INTRODUCTION 9 Chapter 2: Evolution of Combat Helmets by a 9-mm bullet, fired under specified conditions, is on the order of 0.005 or less. Available BFD data show that the prob- Chapter 2 describes the changes in design and materials, ability of exceeding the BFD thresholds is also around 0.005 from those used in World War I to today’s ACH. One of or less. The distributions of the BFD data also demonstrate the key advances was the development of aramid fibers in significant differences among helmet sizes and shot locations. the 1960s, which led to today’s Kevlar-based helmets. The Some of the performance differences among helmet sizes may DoD is continuing to invest in research to improve helmet be attributed to the test process, such as headforms and stand- performance, through better design and materials as well as offs. Many others are likely to be due to the differences in the better manufacturing processes. geometry of helmet shells, molds, manufacturing processes, and other factors. In fact, helmets of different sizes are intrinsi- Chapter 3: Threats, Head Injuries, and Test cally different products. Based on this, Recommendation 5-5 Methodologies proposes changes to DoD’s test protocols. This is one of the major recommendations in the report. A variety of threats lead to head injuries in the battle- field. Since World War II, the predominant threats have been from the following: fragmentation and ballistic threats Chapter 6: FAT Protocols for Resistance to Penetration: from explosions, artillery, and small arms fire; blunt trauma Statistical Considerations and Evaluation of DOD Test caused by translation from blast, falls, vehicle crashes, and Plans impact with vehicle interiors and from parachute drops; and The test protocols for Army helmets were originally based exposure to primary blasts. Key findings in this chapter on a requirement of zero penetrations in 20 shots (5 shots indicate the following: on 4 helmets). The DOT&E protocol replaced this legacy plan with a requirement of 17 or fewer penetrations in 240 • Wounding from an explosive source (e.g., fragmenta- shots (5 shots on each of 48 helmets). The helmets spanned tion from bombs, mines, and artillery) dominates all four sizes and were tested in four different environments. wounding, including bullets. The 0-out-of-20 (0, 20) plan and DOT&E’s 17-out-of-240 • Nonbattle causes, including blunt traumatic injuries, (17, 240) plan have comparable performance if the probability produced nearly 50 percent of the hospitalizations for of penetrating a helmet shell on a single shot is around 0.10. traumatic brain injury in Iraq/Afghanistan. As noted in the Chapter 5, available data indicate that these • There is no biomechanical link in the current test penetration probabilities are around 0.005 or less. Near this methodology between the backface deformation value of penetration probability, both plans have a 90 percent (BFD) assessment and head injuries from behind- or higher chance of passing the test, so the manufacturer’s risk helmet deformation. is small, as it should be. However, if there is a 10-fold increase in the penetration probability from the current level of 0.005 There is a need to revise test methodologies to focus on to 0.05, DOT&E’s (17, 240) plan still has a 95 percent chance the dominant threats. The current protocol addresses primar- of acceptance. This provides little incentive for the manufac- ily rounds from 9-mm pistol fire, which is a relatively small turer to sustain current penetration levels. The (0, 20) plan, on contributor to soldier injuries. It is also important to develop the other hand, has only a 38 percent chance of acceptance. better understanding of the scientific connection between Thus, the (17, 240) plan may have the unintended effect of head injuries and the performance metrics used in current leading to a reduction in helmet penetration resistance. In the test methodology. absence of a link between penetration probability and human injury, there is no scientific basis for setting a limit on the Chapter 4: Combat Helmet Testing penetration probability. In such a circumstance, the commit- tee’s view is that the objective of a new test plan should be to Chapter 4 describes how combat helmets are tested. It provide assurance that newly submitted helmets are at least includes a brief summary of the testing process, a description as penetration resistant as current helmets. Chapter 6 also of the test threats, and a discussion of the various sources of proposes appropriate criteria for selecting test protocols and variation in the testing process. illustrates their use through several plans. Chapter 5: Helmet Performance Measures and Trends in Chapter 7: Test Protocols for Backface Deformation: Test Data Statistical Considerations and Assessment A helmet’s protective capabilities are evaluated on the basis The original Army protocols for BFD were based on of two primary test measures: resistance to penetration (RTP) binary (0-1) data. The BFD measurement at each location and BFD. These are formally defined, and their limitations are was compared against its specified threshold, and the outcome discussed in this chapter. RTP data available to the committee was scored as a “1” (failure) if it exceeded its threshold. This indicate that the probability of penetration of a helmet shell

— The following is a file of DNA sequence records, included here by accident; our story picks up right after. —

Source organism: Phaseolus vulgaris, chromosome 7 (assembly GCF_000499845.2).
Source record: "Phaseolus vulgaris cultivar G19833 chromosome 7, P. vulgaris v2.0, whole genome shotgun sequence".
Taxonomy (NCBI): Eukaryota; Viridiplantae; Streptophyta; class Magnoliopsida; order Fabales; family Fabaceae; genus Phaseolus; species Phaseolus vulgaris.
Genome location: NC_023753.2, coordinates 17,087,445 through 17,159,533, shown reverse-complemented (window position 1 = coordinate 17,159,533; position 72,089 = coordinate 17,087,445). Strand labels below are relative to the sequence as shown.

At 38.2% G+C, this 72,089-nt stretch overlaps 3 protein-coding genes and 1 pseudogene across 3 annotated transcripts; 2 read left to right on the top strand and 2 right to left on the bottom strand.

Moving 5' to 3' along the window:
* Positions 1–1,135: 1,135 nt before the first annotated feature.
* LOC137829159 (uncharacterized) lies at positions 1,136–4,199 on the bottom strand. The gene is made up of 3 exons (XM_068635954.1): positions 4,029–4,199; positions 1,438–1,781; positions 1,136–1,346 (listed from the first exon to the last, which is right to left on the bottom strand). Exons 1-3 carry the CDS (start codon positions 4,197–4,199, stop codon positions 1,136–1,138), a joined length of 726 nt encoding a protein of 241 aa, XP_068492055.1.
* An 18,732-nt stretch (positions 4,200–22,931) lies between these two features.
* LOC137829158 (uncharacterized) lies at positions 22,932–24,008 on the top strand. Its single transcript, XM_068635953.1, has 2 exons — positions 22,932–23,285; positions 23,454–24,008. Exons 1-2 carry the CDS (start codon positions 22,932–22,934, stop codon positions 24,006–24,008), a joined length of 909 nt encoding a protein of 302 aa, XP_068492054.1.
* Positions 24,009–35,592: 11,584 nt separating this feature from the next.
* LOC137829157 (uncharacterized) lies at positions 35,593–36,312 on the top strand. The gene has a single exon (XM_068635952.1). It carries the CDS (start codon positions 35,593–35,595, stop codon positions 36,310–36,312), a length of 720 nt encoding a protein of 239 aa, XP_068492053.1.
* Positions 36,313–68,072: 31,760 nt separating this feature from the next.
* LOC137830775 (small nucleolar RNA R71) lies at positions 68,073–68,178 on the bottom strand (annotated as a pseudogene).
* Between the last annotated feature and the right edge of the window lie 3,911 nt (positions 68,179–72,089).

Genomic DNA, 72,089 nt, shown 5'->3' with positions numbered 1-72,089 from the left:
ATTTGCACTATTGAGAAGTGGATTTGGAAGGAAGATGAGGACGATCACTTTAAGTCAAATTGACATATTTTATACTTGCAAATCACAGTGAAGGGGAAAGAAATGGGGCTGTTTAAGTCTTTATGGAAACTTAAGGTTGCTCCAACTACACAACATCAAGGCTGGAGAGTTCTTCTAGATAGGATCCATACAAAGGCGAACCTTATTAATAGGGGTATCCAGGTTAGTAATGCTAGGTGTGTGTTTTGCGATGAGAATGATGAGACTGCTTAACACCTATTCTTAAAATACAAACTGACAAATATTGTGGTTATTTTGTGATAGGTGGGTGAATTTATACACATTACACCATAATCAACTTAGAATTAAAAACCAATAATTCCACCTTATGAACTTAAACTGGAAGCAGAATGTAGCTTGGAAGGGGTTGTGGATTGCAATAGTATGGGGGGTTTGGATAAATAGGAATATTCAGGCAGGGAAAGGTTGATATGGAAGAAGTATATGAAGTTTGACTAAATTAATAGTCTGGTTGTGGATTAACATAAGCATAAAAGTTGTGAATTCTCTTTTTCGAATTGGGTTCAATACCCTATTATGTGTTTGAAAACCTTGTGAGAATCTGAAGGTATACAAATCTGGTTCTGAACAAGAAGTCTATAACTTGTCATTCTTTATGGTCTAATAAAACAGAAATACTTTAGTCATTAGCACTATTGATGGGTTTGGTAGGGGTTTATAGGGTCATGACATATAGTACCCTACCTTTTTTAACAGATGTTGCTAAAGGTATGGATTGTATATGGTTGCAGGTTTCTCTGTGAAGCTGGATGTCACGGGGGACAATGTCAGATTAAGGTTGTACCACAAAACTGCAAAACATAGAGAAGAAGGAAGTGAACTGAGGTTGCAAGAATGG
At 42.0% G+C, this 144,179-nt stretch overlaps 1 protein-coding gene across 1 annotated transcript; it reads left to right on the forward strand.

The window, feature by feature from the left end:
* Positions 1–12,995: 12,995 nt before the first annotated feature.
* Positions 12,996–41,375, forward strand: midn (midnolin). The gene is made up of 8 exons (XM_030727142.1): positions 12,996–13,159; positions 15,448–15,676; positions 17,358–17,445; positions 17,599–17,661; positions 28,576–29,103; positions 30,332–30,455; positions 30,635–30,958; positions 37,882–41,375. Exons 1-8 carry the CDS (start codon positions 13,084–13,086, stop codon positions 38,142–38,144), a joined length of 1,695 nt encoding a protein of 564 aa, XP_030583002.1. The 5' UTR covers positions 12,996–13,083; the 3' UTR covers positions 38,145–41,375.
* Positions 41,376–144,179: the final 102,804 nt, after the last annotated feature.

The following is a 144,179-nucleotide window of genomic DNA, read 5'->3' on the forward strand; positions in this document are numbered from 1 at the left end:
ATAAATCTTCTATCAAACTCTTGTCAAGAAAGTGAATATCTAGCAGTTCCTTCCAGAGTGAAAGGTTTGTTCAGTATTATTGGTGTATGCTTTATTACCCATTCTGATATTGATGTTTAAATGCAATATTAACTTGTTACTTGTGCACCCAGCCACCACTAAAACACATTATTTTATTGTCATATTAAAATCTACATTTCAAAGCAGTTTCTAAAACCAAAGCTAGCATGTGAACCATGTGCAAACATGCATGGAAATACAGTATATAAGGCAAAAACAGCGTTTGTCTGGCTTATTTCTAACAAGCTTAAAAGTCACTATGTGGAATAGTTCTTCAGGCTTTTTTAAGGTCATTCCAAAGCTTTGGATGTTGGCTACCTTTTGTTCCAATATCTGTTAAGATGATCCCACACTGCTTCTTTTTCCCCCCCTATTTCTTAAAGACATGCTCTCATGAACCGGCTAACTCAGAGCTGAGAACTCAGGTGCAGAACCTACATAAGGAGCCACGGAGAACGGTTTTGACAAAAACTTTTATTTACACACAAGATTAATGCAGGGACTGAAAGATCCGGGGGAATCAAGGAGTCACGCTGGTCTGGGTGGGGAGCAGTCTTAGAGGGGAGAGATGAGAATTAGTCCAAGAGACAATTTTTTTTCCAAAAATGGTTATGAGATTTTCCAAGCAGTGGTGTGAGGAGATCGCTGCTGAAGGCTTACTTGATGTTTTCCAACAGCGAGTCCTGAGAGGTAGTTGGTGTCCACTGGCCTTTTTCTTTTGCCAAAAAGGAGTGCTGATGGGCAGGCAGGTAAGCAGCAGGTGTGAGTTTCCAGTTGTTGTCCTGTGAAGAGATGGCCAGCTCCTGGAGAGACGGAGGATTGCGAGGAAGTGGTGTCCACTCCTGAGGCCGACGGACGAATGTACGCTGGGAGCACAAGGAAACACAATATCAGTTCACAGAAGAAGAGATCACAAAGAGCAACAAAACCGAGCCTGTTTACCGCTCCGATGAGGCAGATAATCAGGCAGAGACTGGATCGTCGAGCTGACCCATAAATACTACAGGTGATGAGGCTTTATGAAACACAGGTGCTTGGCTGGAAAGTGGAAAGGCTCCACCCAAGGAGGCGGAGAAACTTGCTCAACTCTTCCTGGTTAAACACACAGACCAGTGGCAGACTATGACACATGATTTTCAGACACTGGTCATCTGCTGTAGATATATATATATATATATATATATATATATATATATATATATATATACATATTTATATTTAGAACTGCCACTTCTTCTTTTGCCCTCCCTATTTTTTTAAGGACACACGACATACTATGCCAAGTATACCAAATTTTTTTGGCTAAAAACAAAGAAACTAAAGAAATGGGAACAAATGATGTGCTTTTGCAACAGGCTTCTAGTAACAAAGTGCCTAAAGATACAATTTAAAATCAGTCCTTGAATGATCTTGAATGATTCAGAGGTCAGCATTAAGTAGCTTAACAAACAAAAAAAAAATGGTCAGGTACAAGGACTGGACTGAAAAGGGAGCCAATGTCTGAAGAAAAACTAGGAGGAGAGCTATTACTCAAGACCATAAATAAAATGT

OCR for page 8
10 REVIEW OF DEPARTMENT OF DEFENSE TEST PROTOCOLS FOR COMBAT HELMETS original plan was based on 20 shots; if no BFD measurements Chapter 9: Characterization Tests for ACH and Future exceeded their limit, the demonstration was successful. In this Helmets sense, it was similar to Army’s legacy protocol for RTP. The The committee was tasked to “evaluate the scope of char- DOT&E protocol expanded the number of shots to 240 and acterization testing relative to the benefit of the information used the continuous measurements together with an assump- obtained.” The term “characterization” is broad and is used tion that the data are normally distributed. Specifically, the in different ways in different contexts. However, DOT&E plan compared the 90 percent “upper-tolerance limits” com- provided additional information to elaborate on this task. puted at 90 percent confidence level (90/90 rule) with their Most of the issues raised by DOT&E that relate to this task thresholds for the corresponding location on the helmet. As are addressed in this chapter. Chapter 9 also describes addi- noted in Chapter 5, available BFD test data show that the tional characterization tests that are needed. Some of these probability of BFD exceeding its limits is quite small—on are intended for future helmet designs. A number of these the order of 0.005. As this chapter observes, DOT&E’s BFD additional tests have been discussed in earlier chapters and protocol has about a 90 percent chance of accepting the hel- are repeated here because they can be viewed as being related met design, even if there is an order of magnitude increase to characterization studies. These include the following: eval- in the exceedance probability (from 0.005 to 0.05). This uating helmet performance across a more realistic, broader weakens the incentive for manufacturers to produce helmets range of threats; assessing the effect of aging; understanding that are at least as good as current helmets with respect to the relationship between helmet offsets and helmet protec- BFD. In addition, the DOT&E protocols are based on an (a tion; and conducting gauge repeatability and reproducibility priori untestable) assumption of normality and the complex studies to understand the different sources of variation in the notion of an upper tolerance limit. Recommendation 7-1 test process and possibly providing opportunities to reduce proposes that DOT&E’s protocol for BDF data be changed. some of the variation. Chapter 9 also includes a discussion of This change has the added advantage that the BFD protocol current V50—the velocity at which complete penetration and would exactly parallel the RTP protocol and would be easy partial penetration are equally likely to occur—testing and an for designers and manufacturers to understand and interpret. alternative methodology as well as a discussion of industrial However, it is important that, after testing, the continuous practices in characterizing process capability. BFD measurements be analyzed to assess the actual BFD levels and monitor them for changes over time. Chapter 10: Linking Helmet Protection to Brain Injury Chapter 8: Lot Acceptance Testing The relationships between helmet deformation and brain injury are not well known. Most of the studies in biomechani- Lot acceptance testing (LAT) is used to ensure that manu- cal engineering and medicine are related to sports and vehicle facturers continue to produce helmets that conform to contract collisions, and these investigations are based on a different specifications. A random sample of helmets is selected from range of stresses and stress rates from those encountered in the production lot, and the helmet shells, as well as hard- the battlefield. The aim of Chapter 10 is to present informa- ware, are tested according to the LAT protocol. The number tion on what is known, and the gaps in knowledge, about the of helmets in the protocols is determined from an American linkage between brain injury and current battlefield threats. National Standards Institute (ANSI) standard, and they vary The major finding is that helmet protection from penetration by lot size. Chapter 8 examines the operating characteristic and BFD greater than a particular value does not protect the (OC) curves for DOT&E’s LAT plans and compares them brain from occurrence of many categories of tissue injury. with FAT protocols in the Army’s legacy plans and DOT&E’s This chapter discusses recommendations that can help focus plans. The OC curves for the LAT plans for the different lot research, including determination of the prevalence of revers- sizes can vary a lot, indicating that the manufacturer’s and ible declines in hormonal function years after brain trauma government’s risks can be quite different across lot sizes. and acceleration of research in computational modeling and This is primarily due to the different sample sizes (number simulation that can show shear stress fields associated with of helmets and number of shots) as determined from an ANSI the known spectrum of threats and the protective capabilities standard. Further, DOT&E’s first article testing (FAT) proto- of helmets. cols are considerably less stringent (higher probabilities of acceptance for the OC curves) than their corresponding LAT protocols. This is counter to the philosophy that it should be 1.2 REFERENCES more difficult for manufacturers to pass FAT than LAT. This Gilmore, J.M. 2012. Letter from J. Michael Gilmore, Director of Operation- issue can be addressed if DOT&E makes changes to the (17, al Test and Evaluation, to Representative Louise M. Slaughter, July 13. 240) FAT protocol as discussed in Chapters 6 and 7. Chapter Slaughter, L.M. 2012. Letter from Representative Louise M. Slaughter to 8 also proposes using binary data for BFD LAT protocols, Secretary of Defense Leon Panetta, June 26. to make them consistent with the recommendations for FAT. Finally, the committee examines the properties of LAT pro- tocols based on helmets as the unit of testing.